What to do when you meet the Queen
The news media both here in London and in the States made much of the encounter between Michelle Obama and the Queen, during which the Queen put a tentative hand at Michelle's back and Michelle responded by putting her arm around the diminutive Queen.
The interchange lasted all of 10 seconds, but The Hug that Was Heard "˜Round the World was enough to keep news outlets in stories and op-eds for days. And for good reason: Physical displays of emotion, of whatever variety, have long been no-no's in Royal protocol. And touching the Queen "“ well, there was a time when your head could have been on a pike outside the Tower.
Buckingham Palace has responded with statements that Michelle Obama broke no rules whatsoever, that the only real rule is to be polite, respectful and courteous. But that's not exactly true and certainly hasn't been historically. So here's what to do should you ever be in a position to make the acquaintance of the Queen, the Prince, or any other Royal:
Firstly, don't speak until you're spoken to. But after that, when you meet the Queen, it is customary to address her as "Your Majesty" at first, "Ma'am" thereafter, and then, "Your Majesty" again upon taking your leave.
It is not acceptable to address the Queen as "Liz," "Lizzie," or "Queenie." If you don't have one, it is also not acceptable to adopt a British accent. (Here are a few other tips for Americans from the Daily Mail, back when the Queen visited Virginia in 2007.)
You should also stand up when the Queen enters the room "“ everyone, including her own son and grandchildren, is required to stand when the Queen enters the room.
And whatever you do, for God's sake, don't wink. When George W. Bush accidentally made the gaffe, he said she "gave me a look that only a mother could give a child."
Bow, curtsey, or a handshake?
Citizens of the United Kingdom and Commonwealth countries, upon meeting the Queen, should, in the case of men, give a short bow from the head and shoulders, or, in the case of women, curtsey. But as Americans, because of that whole Revolution thing, we don't have to bow or curtsey "“ a gentle handshake will do just fine.
It's also customary to bring a gift for the Queen; the Obamas brought an iPod featuring video footage of her visit to the States in 2007 and a rare musical songbook signed by Richard Rodgers of Rodgers and Hammerstein, prompting all kinds of discussion about the worthiness of the gifts. By comparison, in 2007, the Bushes gave her an inscribed box from Tiffany's, a leather document case containing copies of historical documents from the National Archives, and an inscribed cowgirl statue, a replica of the one standing in front of the National Cowgirl Museum.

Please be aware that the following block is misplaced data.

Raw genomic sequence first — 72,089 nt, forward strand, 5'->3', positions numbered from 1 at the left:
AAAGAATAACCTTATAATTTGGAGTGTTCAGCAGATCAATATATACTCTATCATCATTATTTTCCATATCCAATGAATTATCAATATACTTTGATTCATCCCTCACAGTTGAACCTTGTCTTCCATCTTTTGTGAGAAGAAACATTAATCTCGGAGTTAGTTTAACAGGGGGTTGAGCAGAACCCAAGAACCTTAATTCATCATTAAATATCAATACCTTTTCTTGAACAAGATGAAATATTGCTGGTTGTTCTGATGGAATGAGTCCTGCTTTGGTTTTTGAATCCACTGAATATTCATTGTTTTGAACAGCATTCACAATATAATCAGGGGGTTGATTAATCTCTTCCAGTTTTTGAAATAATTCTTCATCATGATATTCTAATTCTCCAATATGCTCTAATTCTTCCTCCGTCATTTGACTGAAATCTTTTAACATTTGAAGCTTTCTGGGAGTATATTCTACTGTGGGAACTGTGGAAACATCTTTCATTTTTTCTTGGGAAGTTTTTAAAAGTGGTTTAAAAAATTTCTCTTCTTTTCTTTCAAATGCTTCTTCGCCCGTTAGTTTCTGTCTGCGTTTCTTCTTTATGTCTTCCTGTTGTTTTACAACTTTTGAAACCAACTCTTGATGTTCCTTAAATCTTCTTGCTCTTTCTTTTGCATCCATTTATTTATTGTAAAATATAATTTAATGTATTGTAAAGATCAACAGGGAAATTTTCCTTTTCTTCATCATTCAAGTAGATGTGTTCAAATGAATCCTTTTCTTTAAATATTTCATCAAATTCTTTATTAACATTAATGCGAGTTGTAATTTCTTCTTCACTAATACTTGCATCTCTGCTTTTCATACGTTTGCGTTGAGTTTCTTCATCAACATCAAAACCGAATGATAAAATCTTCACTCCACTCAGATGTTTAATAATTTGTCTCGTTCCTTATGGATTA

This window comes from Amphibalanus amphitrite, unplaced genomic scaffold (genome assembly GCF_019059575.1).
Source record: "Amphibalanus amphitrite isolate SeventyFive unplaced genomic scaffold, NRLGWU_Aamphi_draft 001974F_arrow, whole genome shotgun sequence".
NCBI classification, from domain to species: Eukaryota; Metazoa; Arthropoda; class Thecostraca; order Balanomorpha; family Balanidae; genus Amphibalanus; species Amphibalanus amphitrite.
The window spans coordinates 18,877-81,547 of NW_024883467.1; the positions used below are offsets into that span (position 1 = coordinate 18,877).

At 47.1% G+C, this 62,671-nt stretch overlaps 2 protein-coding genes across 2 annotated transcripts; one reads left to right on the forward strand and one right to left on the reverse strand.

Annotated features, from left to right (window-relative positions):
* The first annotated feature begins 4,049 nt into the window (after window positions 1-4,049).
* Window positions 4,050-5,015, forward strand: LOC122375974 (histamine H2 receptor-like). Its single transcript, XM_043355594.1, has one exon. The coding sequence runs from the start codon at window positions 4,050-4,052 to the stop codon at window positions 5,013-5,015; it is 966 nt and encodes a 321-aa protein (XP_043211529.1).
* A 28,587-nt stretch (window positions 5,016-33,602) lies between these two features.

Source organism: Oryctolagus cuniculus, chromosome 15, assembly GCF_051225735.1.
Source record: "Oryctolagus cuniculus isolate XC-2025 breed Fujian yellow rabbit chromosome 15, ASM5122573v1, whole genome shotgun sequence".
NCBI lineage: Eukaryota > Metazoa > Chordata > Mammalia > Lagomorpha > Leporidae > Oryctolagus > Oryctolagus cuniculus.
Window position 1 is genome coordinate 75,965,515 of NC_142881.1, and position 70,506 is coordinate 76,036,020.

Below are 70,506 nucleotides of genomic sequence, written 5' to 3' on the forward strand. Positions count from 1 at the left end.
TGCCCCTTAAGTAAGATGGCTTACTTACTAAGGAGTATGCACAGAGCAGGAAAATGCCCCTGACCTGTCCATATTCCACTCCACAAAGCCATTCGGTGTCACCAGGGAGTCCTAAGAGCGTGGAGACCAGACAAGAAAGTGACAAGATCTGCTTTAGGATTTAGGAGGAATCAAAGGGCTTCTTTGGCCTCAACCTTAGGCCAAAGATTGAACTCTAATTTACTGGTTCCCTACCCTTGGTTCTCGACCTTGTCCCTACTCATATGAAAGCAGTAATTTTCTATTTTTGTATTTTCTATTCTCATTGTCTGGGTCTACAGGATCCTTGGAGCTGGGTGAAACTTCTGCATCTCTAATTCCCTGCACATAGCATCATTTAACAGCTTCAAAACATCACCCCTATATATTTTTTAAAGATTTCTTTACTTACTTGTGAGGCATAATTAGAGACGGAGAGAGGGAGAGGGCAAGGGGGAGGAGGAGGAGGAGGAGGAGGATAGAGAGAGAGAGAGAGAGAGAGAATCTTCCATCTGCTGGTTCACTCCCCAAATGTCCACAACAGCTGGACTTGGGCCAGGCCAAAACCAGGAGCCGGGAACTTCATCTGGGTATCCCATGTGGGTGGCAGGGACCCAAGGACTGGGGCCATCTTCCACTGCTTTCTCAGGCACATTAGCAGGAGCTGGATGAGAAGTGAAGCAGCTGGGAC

Tea with the Queen
No, really, it happens. People actually have tea with the Queen. And when it does happen, there are a few things to know: The Queen always eats first, and when she stops, you stop eating as well. When you sip from your cup, it's polite to hold only the teacup, not the cup and saucer, andÂ remember, pinkies out. Don't slurp. And try not to leave to go to the restroom. Just hold it.
Touching the Queen
While it's not technically forbidden, incidents of touching the Queen beyond just a polite handshake are very few and far between. One of the most memorable was back in 1991, when Alice Frazier, a then 67-year-old resident of Washington, DC public housing, hugged the Queen during the monarch's 13-day visit to the States and invited her to stay for a lunch of southern fried chicken and potato salad. The Queen politely declined.
Ms. Frazier's hug was certainly not politically motivated, but other incidents of Queen-touching have had some measure of political meaning ascribed to them. In 1992, Australian premier Paul Keating placed his hand on the Queen's back, presumably to direct her to her seat, however, the gesture was by British media as representative of Australia's deep-seated republican desires. For it, the Prime Minister was dubbed the "Lizard of Oz." In 2000, another Australian premier, John Howard, allegedly committed the same offense, a charge he hotly denied.
Leaving the Queen
It is considered impolite to turn one's back on the Queen "“ anyone who's seen the HBO miniseries John Adams may remember John Adams (or rather, Paul Giammatti as John Adams) meeting King George and the awkward attempts at formality. In general, one doesn't have to be quite so tortured and it's not an entirely hard and fast rule.
What to do if you meet the Royal dogs
The royal corgis may be dogs "“ but they're still royal and as such, should be treated with courtesy. Especially because they bite. The Times online dug up some useful information on the Royal hounds, the Queen's collection of corgis, including one item from 1939 reported by their "kennel correspondent" about the first corgi to appear on the end of Royal leashes and about the fair few who have been bitten by the short, squat little royals.
More often, however, it's royal in-fighting that seems to get the better of the dogs: Reports of the royal dogs literally tearing one another to shreds tend to surface from time to time and, in 1991, the Queen herself suffered a bite to the hand requiring three stitches after trying to break up a corgi fight.
With that in mind, it's best to approach the dogs gingerly, with respect, and to not make jokes about bad-behavior. Avoid making eye contact with the dog, let him sniff your hands first before petting, and never turn your back on an angry dog.
If you've ever wondered what life is like for the Royal pack of corgis, check out this video cheekily reported from inside the dog house.